Missing Voices: A study of religious voices in mainstream media reports about LGBT equality | April 2012
The ‘Missing Voices: A study of religious voices in mainstream media reports about LGBT equality’ study, released by GLAAD and the University of Missouri Center on Religion & the Professions, analyzes messages presented in national news outlets by religious voices about issues affecting the LGBT community. The research, a three year study of 316 news stories about LGBT issues, using 1,387 different religious sources on national television and print news media, shows a disproportionate reliance on anti-LGBT religious voices commenting on LGBT people and issues. Three out of four religious messages came from people whose religions have formal policies opposing LGBT equality, despite the fact that acceptance of LGBT people is growing across faith traditions
The news media is largely omitting a pro-LGBT religious perspective and ignoring individuals who identify as both LGBT and religious, particularly those who identify as Christian. As a result of this framing, it is likely that media consumers have distorted views of the relationship between LGBT people and religion and follow a false 'gay vs. religion' frame.
Positive, Neutral, and Negative Messages
Presented by Religious Spokespeople
Media outlets persistently quoted sources from Evangelical Christian organizations to speak about LGBT issues, and the messages those sources conveyed were significantly more negative than positive.
- Individual Evangelicals are consulted at a higher rate than their presence in the population would warrant (34% of media coverage versus 26% of the U.S. population).
- Christian Evangelical2 organizations comprise 50% of all religious organizations that are cited.
- Furthermore, Evangelical Christians account for almost 40% of all the negative statements about LGBT issues made by religiously identified spokespeople. Spokespeople for the Roman Catholic hierarchy account for another 12%.
- Over half of Catholics consulted presented negative messages about LGBT issues, which is inconsistent with the majority view (71% of American Catholics support civil marriage equality and 73% of American Catholics support anti-discrimination laws that would protect LGBT people in the workplace and in public accommodations3).
- Pro-LGBT or LGBT-identified sources are predominantly presented without any religious affiliation, thus reinforcing the mainstream media framing of 'religion vs. gay'.
- The mainstream media used far fewer religious sources from Mainline Protestant, Jewish, or other religious sources whose messages were predominantly positive.
- 16% of the U.S. population identifies as Humanist, atheist, or agnostic, yet only 1% of people quoted in the media are identified as such4.
- The vast majority of positive messages in stories about LGBT issues were from sources with no religious affiliation identified.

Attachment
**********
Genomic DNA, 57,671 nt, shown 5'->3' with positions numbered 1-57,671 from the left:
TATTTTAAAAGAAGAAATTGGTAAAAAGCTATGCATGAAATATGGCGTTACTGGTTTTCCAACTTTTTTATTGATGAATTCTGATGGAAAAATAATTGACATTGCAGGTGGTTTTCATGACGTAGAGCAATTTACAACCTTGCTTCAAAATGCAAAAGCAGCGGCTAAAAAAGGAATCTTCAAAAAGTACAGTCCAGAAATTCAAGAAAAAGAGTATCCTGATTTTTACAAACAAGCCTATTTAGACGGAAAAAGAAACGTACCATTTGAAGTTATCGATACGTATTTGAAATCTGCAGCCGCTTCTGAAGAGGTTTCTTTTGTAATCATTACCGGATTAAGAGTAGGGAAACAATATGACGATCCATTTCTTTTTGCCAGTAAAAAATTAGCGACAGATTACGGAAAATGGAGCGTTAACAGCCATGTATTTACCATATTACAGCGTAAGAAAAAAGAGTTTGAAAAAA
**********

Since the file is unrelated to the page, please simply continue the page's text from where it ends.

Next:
Mainstream media must make more consistent use of LGBT-affirming religious sources, instead of turning to more negative or non-affirming religious voices. By overlooking LGBT-affirming sources, journalists can contribute to – and even perpetuate – the idea that those who are religious are, by definition, opposed to LGBT equality. In looking specifically at the organizations represented among religious commentators, we find a common profile: culturally conservative entities seeking to influence the political debate, with overt reference to "Christian" or "biblical" values, and often with the explicit endorsement of currently serving political figures.
The media must be fair and accurate in how religious voices are represented. Disproportionately favoring the voices of Evangelical Christians and Roman Catholics – who are more likely to present negative messages about LGBT people – is neither fair, nor accurate, nor balanced coverage. The mainstream media must pull apart the assumptions about values, religiosity, sexuality, and the intersection of church and state underlying these voices and their influential presence in the news. Despite their under representation, there are LGBT-affirming religious voices cited in the mainstream media, some of whom even identify as LGBT themselves. Many of these voices come from affirming religious groups with a significant presence in the United States.
- This content analysis study assesses the use of the "gays vs. religion" frame in news media coverage of LGBT stories from Aug. 1, 2008 through July 30, 2011, by examining the use of sources, particularly religious sources, to speak for or against LGBT issues.
- In accordance with the definition used by the Pew Forum on Religion & Public Life, "Evangelical" Christian is defined as people who self-identify as either Evangelical or Born-Again within the Christian tradition (pdf).
- Data on lay Roman Catholic positions on LGBT equality is taken from the Public Religion Research Institute's report "Catholic Attitudes on Gay and Lesbian Issues" published March 22, 2011.
- Religious demographic data comes from the Pew Forum on Religion & Public Life's U.S. Religious Landscape Survey, taken in 2007.
FACT SHEET PRODUCED BY
GLAAD in conjunction with the University of Missouri Center on Religion & the Professions.
Debra Mason, PhD, & Catherine Rosenholtz, MDiv, University of Missouri Center on Religion & the Professions
Thaler Pekar, Thaler Pekar & Partners
Josh Baran, Baran Communications
Ross Murray, Director of Religion, Faith, & Values, GLAAD
Miriam Lazewatsky, Faith & Campaigns Fellow, GLAAD
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